Jocelyn Jordan commutes to Western High School to play for the girls’ basketball team because her school doesn’t have a squad. As Sun sports editor Ray Brewer reported, sometimes she makes it on time, sometimes she doesn’t.
Jordan, a sophomore at Northwest Career Technical Academy, is at the mercy of public transit. Her journey requires her to catch two buses; she sometimes jogs in at the end of practice because of a late bus.
When practice or games are over, which can be well into the evening, it’s back to the bus stop to go home. She tries to do her homework on the bus so she isn’t up too late after finally getting home.
Teammate Tenaya Williams, a sophomore guard at Western, understands that. She takes the bus home, a trip of 3.1 miles. She knows the distance because she has walked the route and measured it.
But, admirably, these young women aren’t looking for sympathy — they know that’s the price they have to pay for playing high school basketball.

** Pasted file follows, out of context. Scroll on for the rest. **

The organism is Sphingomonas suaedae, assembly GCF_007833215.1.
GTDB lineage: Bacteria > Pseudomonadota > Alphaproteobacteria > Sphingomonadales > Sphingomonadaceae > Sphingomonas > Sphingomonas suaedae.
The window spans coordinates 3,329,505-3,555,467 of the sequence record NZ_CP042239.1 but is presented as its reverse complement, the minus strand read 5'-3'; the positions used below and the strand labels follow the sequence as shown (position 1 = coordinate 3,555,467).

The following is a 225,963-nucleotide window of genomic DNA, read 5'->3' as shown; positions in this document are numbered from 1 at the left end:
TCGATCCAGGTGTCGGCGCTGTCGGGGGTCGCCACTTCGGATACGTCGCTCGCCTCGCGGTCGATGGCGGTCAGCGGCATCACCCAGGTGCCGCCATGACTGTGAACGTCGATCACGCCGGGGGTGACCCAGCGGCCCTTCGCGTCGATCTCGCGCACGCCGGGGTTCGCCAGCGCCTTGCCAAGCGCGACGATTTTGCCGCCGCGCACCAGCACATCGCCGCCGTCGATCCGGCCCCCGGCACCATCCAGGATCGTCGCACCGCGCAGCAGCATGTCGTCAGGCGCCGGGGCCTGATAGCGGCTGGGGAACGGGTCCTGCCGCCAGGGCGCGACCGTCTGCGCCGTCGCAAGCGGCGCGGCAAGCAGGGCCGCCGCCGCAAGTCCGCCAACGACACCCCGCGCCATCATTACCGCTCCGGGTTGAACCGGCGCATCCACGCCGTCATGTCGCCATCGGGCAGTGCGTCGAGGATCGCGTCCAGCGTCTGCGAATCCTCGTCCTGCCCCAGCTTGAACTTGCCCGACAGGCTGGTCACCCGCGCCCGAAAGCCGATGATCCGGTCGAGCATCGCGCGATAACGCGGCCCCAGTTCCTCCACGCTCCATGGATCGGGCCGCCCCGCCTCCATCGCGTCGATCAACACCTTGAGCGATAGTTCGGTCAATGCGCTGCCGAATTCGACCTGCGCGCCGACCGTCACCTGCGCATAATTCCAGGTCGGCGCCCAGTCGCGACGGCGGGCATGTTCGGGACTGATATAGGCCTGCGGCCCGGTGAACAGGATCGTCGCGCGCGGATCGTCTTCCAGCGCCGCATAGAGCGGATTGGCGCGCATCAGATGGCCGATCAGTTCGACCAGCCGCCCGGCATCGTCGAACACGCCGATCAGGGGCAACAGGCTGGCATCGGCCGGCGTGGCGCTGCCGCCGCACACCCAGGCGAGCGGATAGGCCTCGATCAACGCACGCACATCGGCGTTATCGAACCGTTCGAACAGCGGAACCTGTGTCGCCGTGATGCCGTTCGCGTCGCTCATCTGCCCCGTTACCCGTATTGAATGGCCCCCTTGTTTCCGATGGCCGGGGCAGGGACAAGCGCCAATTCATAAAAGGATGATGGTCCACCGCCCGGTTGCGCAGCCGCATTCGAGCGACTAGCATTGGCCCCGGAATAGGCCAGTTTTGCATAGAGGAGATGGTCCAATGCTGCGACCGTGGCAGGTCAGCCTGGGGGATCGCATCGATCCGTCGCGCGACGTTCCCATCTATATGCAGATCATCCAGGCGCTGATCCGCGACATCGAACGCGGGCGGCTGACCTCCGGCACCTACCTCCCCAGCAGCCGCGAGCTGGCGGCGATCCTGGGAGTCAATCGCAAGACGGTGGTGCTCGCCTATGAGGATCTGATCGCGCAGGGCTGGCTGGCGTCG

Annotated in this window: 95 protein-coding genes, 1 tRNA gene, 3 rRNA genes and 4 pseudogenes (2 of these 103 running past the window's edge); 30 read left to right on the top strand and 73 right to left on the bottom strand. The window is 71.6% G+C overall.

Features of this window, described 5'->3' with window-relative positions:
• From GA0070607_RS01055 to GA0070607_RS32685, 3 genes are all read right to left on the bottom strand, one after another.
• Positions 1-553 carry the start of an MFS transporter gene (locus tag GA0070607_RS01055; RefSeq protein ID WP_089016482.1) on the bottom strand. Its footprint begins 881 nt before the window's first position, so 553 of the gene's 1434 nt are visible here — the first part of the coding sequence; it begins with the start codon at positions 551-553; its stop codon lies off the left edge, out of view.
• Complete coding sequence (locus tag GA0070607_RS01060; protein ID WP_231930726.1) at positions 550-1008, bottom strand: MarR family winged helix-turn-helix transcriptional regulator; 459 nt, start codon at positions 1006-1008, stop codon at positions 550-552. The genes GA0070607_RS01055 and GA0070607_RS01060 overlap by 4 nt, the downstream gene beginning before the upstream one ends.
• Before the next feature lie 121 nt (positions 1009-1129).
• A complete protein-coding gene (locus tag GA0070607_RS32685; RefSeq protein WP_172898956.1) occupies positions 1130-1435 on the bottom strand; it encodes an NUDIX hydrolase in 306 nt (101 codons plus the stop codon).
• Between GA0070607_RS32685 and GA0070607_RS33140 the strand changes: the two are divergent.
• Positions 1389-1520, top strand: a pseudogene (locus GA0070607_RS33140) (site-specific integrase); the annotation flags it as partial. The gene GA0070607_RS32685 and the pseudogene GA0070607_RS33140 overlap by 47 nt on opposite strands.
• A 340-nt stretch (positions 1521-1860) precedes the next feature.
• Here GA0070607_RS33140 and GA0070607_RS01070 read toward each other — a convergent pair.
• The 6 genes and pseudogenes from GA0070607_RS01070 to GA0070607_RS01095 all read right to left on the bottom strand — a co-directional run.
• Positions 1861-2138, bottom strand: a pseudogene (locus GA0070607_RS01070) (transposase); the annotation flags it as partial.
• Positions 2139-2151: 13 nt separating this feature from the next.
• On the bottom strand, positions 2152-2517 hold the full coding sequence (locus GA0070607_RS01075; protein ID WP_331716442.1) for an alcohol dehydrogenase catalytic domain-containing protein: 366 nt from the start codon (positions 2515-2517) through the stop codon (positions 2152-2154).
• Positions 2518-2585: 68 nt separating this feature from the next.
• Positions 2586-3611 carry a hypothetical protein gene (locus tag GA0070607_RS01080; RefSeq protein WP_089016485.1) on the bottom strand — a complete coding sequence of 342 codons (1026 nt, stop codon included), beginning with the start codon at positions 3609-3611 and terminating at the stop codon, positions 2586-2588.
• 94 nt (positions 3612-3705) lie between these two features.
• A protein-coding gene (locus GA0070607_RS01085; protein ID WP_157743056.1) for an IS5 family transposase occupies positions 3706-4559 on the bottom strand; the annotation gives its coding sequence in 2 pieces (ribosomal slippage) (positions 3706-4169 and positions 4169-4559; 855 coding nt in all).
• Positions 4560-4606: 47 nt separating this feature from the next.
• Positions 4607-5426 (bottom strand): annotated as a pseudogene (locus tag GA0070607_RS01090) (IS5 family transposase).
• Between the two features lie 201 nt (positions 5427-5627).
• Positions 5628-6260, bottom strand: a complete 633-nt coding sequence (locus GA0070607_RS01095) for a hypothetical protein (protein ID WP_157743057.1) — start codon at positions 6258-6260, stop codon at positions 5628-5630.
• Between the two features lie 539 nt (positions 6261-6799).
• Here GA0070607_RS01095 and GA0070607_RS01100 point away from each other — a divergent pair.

“If you really care about something, you will walk 3.1 miles for it,” Williams said. “It’s cool. I don’t mind having to take the bus or walk.”
That is a commendable attitude. It certainly isn’t easy for a student to try to juggle school and a sport, particularly when she knows she won’t be home until late and may still have to cram in homework. It makes for long days and not much sleep.
That’s hardly a recipe for student success, and not too long ago, students had a better option. The Clark County School District used to provide bus service to help students who were staying late for extracurricular activities but that service was ended about a decade ago in a round of budget cutting.